However, such a short break-out time only bolsters the likelihood of American military action. It took seven years of nuclear-related sanctions to coax Iran to the negotiating table, at which Iran has yet to make any irreversible commitments. No matter the president or Congress’ desire for alacrity, it would be impossible for even the most stringent sanctions to have their desired effect in less than twelve months. At that point, the only way the United States can prevent an Iranian break-out will be to credibly threaten the use of force. Perhaps unwittingly, the deal the Administration believes averts war only works if the U.S. is willing to go to war to enforce it.

To avoid war, the United States and Israel have two options: accept Iran as a nuclear power or negotiate a deal that eliminates Iran’s capacity to be one.

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What if force is the only way to block Iran from gaining nuclear weapons? That, in fact, is probably the reality. Ideology is the raison d’etre of Iran’s regime, legitimating its rule and inspiring its leaders and their supporters. In this sense, it is akin to communist, fascist and Nazi regimes that set out to transform the world. Iran aims to carry its Islamic revolution across the Middle East and beyond. A nuclear arsenal, even if it is only brandished, would vastly enhance Iran’s power to achieve that goal.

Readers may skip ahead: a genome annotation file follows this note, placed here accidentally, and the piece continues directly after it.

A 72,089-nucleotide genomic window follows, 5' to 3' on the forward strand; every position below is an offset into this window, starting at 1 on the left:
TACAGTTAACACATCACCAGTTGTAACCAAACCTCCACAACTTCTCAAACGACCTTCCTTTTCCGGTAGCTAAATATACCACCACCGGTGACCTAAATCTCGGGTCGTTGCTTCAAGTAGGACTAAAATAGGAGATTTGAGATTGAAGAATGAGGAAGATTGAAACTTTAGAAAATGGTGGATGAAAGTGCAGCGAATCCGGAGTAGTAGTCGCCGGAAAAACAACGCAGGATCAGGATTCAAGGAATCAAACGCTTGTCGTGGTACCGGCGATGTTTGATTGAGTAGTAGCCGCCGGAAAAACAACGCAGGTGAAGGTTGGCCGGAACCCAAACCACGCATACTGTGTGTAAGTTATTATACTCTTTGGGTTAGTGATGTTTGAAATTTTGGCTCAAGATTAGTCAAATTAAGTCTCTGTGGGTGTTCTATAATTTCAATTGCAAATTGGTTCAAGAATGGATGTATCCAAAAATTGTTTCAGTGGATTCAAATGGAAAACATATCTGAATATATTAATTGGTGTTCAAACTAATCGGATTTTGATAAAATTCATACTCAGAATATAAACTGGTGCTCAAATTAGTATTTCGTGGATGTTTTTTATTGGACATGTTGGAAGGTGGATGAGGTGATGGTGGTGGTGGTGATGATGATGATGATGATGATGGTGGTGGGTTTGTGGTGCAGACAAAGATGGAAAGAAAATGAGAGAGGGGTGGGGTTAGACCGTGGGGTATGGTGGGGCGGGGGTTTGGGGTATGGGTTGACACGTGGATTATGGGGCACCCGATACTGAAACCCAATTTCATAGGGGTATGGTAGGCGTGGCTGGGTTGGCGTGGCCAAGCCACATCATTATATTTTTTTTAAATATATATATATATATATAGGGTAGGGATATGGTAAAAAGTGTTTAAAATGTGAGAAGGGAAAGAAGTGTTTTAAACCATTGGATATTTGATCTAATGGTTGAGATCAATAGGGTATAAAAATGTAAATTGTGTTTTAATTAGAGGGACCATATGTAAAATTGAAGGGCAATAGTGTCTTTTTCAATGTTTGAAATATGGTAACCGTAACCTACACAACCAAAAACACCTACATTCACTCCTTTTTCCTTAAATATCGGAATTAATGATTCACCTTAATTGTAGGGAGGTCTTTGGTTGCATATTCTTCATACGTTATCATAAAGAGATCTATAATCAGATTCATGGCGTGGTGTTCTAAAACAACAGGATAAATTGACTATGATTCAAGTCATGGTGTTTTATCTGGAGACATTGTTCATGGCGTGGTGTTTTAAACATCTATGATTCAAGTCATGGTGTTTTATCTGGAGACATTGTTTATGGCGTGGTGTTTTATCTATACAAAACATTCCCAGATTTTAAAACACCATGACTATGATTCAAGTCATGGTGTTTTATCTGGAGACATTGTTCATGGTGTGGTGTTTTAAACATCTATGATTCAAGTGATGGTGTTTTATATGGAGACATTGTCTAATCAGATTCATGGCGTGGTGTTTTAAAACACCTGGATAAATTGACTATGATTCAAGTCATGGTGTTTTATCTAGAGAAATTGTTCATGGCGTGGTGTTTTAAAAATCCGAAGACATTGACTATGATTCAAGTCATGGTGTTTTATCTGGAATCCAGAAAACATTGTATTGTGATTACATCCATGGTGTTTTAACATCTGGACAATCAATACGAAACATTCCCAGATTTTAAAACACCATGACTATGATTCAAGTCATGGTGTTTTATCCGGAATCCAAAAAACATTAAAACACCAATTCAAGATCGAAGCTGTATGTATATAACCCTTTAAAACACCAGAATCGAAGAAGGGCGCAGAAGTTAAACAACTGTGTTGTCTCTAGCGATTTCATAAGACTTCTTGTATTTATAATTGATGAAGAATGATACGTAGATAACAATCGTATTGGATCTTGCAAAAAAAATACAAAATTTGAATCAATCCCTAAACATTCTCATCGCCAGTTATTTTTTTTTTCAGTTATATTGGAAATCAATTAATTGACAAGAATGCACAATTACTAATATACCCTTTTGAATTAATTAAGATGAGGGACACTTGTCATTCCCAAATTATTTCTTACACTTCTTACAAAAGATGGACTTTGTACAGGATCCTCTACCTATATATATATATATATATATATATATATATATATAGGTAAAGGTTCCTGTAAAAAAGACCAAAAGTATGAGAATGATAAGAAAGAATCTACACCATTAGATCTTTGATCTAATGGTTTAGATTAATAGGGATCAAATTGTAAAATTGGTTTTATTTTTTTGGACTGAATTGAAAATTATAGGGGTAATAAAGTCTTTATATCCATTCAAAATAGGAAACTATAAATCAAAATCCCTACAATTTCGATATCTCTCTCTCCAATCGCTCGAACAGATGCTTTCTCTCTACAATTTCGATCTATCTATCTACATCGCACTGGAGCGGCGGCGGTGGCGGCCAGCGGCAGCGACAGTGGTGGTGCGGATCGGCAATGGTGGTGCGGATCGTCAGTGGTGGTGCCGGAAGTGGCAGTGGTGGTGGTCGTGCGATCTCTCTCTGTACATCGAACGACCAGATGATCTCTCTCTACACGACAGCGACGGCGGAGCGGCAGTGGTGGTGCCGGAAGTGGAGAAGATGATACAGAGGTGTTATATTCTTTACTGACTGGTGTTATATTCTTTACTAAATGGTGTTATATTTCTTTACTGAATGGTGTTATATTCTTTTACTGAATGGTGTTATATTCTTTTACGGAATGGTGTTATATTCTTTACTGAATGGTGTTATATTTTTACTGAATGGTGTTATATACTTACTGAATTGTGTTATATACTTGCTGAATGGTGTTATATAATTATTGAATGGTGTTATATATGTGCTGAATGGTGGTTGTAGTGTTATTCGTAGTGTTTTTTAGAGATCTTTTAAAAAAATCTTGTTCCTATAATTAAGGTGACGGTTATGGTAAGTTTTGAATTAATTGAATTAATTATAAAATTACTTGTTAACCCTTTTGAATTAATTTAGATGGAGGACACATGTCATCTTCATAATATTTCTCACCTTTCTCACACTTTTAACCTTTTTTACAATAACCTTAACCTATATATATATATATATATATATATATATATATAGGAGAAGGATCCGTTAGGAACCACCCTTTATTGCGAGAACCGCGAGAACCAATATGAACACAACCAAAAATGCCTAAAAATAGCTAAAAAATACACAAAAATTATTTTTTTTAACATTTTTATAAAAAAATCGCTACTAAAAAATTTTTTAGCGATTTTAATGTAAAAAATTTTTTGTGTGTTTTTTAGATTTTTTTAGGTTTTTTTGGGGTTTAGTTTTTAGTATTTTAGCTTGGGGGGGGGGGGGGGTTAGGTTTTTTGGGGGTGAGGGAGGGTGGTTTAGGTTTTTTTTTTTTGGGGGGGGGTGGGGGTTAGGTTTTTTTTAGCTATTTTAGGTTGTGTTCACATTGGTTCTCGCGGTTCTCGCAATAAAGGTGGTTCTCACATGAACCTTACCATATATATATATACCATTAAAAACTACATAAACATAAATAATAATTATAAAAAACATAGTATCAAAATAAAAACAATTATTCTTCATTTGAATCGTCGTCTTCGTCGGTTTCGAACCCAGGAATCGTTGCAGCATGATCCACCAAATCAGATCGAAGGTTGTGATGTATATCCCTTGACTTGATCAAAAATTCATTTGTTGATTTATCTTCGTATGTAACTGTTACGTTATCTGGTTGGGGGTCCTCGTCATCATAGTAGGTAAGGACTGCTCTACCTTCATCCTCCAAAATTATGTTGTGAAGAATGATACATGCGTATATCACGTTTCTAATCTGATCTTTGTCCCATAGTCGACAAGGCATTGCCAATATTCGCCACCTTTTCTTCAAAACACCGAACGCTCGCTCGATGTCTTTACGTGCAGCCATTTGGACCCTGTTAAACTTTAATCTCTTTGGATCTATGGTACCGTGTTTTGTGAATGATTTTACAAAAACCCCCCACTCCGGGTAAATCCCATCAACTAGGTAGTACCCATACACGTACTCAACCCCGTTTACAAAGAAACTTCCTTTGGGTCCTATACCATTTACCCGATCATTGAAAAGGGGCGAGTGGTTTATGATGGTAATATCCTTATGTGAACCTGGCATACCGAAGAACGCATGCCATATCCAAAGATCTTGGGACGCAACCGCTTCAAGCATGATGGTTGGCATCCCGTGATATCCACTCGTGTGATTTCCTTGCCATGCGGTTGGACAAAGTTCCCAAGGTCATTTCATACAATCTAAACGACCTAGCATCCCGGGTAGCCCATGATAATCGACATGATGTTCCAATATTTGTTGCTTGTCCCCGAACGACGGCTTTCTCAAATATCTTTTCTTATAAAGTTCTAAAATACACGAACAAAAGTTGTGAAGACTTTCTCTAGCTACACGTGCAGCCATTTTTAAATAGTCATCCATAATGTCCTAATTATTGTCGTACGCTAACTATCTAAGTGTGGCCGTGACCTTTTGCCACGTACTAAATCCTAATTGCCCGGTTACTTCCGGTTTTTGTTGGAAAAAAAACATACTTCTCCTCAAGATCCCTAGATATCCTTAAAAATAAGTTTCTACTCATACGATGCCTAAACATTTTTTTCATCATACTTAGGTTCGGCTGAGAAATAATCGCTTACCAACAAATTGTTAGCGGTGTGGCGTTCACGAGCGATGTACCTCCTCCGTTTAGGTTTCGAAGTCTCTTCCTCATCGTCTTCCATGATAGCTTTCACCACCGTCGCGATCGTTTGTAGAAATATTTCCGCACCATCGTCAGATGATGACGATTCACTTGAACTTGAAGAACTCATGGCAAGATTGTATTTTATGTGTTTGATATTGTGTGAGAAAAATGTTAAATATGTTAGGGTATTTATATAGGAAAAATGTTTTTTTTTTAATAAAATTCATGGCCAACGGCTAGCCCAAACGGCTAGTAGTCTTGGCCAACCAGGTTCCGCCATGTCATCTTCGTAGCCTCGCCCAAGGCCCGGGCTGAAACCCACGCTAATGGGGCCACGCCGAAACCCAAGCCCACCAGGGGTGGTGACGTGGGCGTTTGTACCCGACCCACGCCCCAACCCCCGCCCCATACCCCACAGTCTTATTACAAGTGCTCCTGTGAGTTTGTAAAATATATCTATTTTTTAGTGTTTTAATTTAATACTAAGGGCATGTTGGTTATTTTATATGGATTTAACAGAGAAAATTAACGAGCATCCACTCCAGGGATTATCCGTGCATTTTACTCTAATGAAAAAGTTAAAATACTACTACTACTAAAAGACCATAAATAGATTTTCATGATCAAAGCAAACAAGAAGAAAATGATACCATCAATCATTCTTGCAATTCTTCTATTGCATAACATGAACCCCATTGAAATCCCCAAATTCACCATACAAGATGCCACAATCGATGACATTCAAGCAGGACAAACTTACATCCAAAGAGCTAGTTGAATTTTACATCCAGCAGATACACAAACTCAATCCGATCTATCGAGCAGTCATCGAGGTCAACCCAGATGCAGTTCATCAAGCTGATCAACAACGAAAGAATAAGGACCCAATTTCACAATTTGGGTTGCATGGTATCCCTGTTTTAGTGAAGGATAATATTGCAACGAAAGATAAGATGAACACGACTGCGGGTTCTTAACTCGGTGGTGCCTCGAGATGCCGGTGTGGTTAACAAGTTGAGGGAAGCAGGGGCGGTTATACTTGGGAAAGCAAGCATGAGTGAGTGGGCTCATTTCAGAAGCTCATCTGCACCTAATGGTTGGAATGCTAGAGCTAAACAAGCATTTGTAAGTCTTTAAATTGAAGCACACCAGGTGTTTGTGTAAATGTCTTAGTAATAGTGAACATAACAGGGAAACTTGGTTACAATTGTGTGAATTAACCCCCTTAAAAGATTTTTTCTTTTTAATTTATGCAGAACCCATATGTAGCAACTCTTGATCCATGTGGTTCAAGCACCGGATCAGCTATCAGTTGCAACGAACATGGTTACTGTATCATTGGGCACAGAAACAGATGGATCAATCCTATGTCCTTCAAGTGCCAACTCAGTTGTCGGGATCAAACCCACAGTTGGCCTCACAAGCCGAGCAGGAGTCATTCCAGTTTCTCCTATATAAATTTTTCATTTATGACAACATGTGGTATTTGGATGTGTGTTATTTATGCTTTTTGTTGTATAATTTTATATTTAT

Such visionary regimes do not trade power for a mess of foreign goods. Materialism is not their priority: They often sacrifice prosperity to adhere to ideology. Of course, they need some wealth to underwrite their power, but only a limited amount. North Korea has remained dirt poor practicing its ideology of juche, or self-reliance, but it still found the resources to build nuclear weapons…

Nonetheless, we might absorb some strikes. Wrenchingly, that might be the price of averting the heavier losses that we and others would suffer in the larger Middle Eastern conflagration that is the likely outcome of Iran’s drive to the bomb. Were Iran, which is already embroiled in Iraq, Syria, Yemen, Lebanon and Gaza, further emboldened by becoming a “nuclear threshold state,” it would probably overreach, kindling bigger wars — with Israel, Arab states or both. The United States would probably be drawn in, just as we have been in many other wars from which we had hoped to remain aloof.

Yes, there are risks to military action. But Iran’s nuclear program and vaunting ambitions have made the world a more dangerous place. Its achievement of a bomb would magnify that danger manyfold.